“Tex” was a well-known alter-ego of the emcee who charmed the campers in front of him with a smooth, molasses accent. As he began the camp talent show, one girl shouted out, “How ya doin’, Tex?”
“I’m as frisky as a speckled pup on a frosty mornin’, darlin’,” he replied. Everybody roared with laughter.
This past month, friends and family gathered to honor the incredible life of Christopher “Chris” Clark Etheredge (aka “Tex”), an animated, friendly guy with a generous heart who had a larger-than-life impact on the people around him and through Christian Record Services for the Blind.
Born three months prematurely, Chris’s tiny two-pound body was given supplemental oxygen. What the medical professionals didn’t know at the time was that this oxygen, although saving his life, burned his retinas, resulting in blindness. His parents didn’t know what to do with a child who was blind, so they raised him like any other child, showering him with love, affection and teaching him independence.
He was the first kid on his block to ride a bicycle without training wheels, a feat facilitated by painting the family’s driveway white so he could recognize his own house. Chris also compensated for diminished sight by developing extremely acute hearing, and by clicking his tongue as he moved, he could extend his hearing perception to about 400 feet, identifying doorways and other objects.
In 1967, Chris was invited to a week-long overnight camp at Camp Kulaqua by Elder Norm Middag, and despite an initial reluctance, he agreed to join 22 other campers who were blind for what became an unforgettable experience. They rode horses, played baseball with a beeper ball, paddled canoes in erratic lines, hiked in the woods, rode in the ski boat. Chris, braver than most, attempted to water ski for the first time, and on his seventh try was successfully skimming across the water.
Near the end of the week, Chris entered the talent show and showed off his impersonations and sound effects. His performance stole the show. And this camp experience changed the trajectory of his life.
The next summer, Chris joined the staff at Camp Kulaqua, where his duties included answering phones, running the switchboard, making announcements on the public address system, and doing his impressions during the Campfire. His parents were glad for the opportunity for their son, but they were also skeptical about the religious affiliation of the camp and cautioned Chris to not “let them make an Adventist out of you!”
Camp Kulaqua is affiliated with the Seventh-day Adventist church, but camps have always been open to anyone, regardless of their spiritual background. As the summer progressed, Chris began to ask questions, and ultimately, he was convinced that the Seventh-day Adventist church was right for him. A few years later Chris was baptized at the lake at Camp Kulaqua by Elder Middag.
His baptism was the first at what would become National Camps for Blind Children, an important program of Christian Record Services. His connection with this ministry began in his teenage years, but it didn’t end there. Chris believed in the power of the camp experience and wanted to keep giving back.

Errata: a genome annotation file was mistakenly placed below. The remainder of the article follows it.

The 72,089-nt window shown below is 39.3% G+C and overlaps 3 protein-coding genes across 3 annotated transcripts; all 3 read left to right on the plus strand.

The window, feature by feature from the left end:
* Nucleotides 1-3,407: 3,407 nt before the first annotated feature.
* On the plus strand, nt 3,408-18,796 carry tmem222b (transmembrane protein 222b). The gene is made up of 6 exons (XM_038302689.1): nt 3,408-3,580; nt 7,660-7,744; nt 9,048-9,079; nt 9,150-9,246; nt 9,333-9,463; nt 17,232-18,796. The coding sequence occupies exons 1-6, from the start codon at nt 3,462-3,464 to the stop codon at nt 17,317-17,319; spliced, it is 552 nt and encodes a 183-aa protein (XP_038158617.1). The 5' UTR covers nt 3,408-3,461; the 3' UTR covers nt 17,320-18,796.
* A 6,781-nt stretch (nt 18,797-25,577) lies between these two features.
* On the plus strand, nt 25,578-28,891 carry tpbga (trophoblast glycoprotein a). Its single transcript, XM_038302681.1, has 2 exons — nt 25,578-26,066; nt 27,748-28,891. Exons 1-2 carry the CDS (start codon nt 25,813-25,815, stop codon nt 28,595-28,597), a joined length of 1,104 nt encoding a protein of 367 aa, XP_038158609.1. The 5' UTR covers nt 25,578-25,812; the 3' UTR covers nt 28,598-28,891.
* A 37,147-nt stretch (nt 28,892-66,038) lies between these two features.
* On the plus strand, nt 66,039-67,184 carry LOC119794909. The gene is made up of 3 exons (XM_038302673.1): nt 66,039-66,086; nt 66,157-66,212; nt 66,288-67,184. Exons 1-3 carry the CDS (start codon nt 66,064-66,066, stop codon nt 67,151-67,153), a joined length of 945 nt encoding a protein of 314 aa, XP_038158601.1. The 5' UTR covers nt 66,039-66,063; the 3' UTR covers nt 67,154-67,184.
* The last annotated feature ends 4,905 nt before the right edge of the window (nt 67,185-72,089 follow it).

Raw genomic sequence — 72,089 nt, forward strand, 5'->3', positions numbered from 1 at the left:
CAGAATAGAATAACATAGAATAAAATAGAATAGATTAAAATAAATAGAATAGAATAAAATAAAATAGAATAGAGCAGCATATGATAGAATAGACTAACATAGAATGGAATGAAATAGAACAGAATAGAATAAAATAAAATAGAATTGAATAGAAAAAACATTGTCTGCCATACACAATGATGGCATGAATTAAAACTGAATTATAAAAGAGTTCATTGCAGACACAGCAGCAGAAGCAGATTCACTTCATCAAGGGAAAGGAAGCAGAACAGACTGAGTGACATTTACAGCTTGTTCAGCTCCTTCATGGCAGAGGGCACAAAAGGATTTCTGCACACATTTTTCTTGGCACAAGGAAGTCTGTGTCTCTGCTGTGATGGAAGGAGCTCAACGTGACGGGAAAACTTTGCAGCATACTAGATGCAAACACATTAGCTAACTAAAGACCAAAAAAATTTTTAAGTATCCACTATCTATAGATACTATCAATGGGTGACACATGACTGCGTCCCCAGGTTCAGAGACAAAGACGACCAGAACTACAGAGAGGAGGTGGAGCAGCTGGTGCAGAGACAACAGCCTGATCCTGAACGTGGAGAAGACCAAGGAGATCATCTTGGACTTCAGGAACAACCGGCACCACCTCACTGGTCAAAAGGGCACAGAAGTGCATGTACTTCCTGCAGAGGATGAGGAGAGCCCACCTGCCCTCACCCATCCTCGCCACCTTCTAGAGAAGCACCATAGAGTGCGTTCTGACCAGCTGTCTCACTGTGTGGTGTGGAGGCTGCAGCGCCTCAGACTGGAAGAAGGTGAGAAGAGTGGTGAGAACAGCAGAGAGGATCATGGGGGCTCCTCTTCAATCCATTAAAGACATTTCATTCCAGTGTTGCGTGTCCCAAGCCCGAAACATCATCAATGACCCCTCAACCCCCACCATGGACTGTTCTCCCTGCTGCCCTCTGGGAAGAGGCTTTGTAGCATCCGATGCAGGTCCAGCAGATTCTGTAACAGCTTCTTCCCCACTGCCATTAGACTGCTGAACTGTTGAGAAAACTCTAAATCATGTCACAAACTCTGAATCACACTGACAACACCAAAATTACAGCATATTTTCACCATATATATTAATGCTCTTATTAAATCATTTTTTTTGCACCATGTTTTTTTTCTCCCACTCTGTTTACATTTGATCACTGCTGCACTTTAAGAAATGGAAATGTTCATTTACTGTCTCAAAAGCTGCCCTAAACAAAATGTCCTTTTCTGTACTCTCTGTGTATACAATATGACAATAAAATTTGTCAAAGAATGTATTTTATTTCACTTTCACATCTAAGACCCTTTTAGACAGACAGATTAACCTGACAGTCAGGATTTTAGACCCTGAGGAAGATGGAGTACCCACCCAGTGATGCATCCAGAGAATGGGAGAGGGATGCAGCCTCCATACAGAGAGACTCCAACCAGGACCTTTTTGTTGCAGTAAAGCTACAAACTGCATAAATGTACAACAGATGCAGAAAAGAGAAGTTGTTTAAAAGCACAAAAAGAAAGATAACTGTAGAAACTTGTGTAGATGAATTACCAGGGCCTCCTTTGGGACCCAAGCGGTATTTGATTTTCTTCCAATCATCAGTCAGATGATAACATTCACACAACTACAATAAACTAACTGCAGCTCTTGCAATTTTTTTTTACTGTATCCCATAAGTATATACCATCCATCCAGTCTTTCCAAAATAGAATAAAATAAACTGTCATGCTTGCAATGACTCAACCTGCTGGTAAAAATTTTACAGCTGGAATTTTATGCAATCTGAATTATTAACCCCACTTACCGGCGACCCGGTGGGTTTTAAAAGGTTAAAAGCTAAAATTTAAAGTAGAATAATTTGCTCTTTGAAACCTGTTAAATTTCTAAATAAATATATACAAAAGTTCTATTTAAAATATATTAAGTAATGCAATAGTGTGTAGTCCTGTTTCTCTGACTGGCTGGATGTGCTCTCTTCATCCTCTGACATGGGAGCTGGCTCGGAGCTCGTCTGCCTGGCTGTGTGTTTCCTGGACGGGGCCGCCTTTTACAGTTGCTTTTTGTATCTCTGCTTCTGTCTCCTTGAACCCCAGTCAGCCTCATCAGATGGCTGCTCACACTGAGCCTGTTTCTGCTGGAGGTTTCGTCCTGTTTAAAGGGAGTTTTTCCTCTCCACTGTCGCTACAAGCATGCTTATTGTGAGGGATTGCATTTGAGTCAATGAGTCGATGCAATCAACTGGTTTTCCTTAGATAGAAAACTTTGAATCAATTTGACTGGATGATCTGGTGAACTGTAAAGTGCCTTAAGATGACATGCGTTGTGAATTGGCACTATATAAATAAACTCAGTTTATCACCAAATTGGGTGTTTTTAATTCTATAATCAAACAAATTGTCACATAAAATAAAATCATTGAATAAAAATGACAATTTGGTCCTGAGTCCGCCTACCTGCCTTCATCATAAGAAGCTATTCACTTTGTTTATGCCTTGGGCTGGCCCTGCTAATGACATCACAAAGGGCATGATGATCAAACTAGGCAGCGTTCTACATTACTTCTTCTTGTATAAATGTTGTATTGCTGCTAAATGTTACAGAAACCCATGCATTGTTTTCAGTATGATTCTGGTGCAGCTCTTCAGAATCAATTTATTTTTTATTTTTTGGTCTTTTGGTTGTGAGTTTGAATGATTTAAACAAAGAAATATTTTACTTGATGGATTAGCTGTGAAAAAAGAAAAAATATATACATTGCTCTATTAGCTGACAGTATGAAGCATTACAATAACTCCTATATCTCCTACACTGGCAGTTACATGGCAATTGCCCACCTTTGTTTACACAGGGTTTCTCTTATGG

“It’s a marvelous experience for young people,” said Chris in an interview. “The campers do not engage in activities often; this is the only opportunity they have to participate in this magnitude. Blind kids, like everyone else, need the opportunity to succeed or fail. The camp provides a holistic approach for the campers, to help them function as well as possible. One of the goals at camp is to instill the campers with self-worth.”
After his baptism, Chris continued to work for Camp Kulaqua, as well as traveling around to other camps and connecting with campers. Elder Middag encouraged Chris to attend Southern Missionary College (now Southern Adventist University) and several years later, Chris graduated with a degree in communication. After a working as a police and fire dispatcher, Chris was invited to work at Christian Record Services as the switchboard operator.
Chris spent many decades representing Christian Record Services to churches, schools, and social clubs, inspiring and showing what people who are blind can do. He was well-known for his keen intellect, his outgoing personality, and his ability to create animal sounds.
Chris could also sing. One newspaper reported that he inspired the crowd by singing the hymn “Love Was When” (Jon E. Walvoord, Don Wyrtzen). The lyrics from the last part of the song go like this:
Love was when Jesus met me now it’s real
Lovingly He came; I can feel he’s real.
Love was God; only He would try to reach,
To love one such as I.
Thanks to National Camps for Blind Children, the heart of a 15-year-old boy who was blind was changed forever. And so were each of the people who met him during his life.
Brian Carlson, Digital Media Manager at Christian Record Services, Inc. with appreciation to John Treolo and Norm Middag for preserving Chris's story through their writing, some of which was helpful in compiling this article.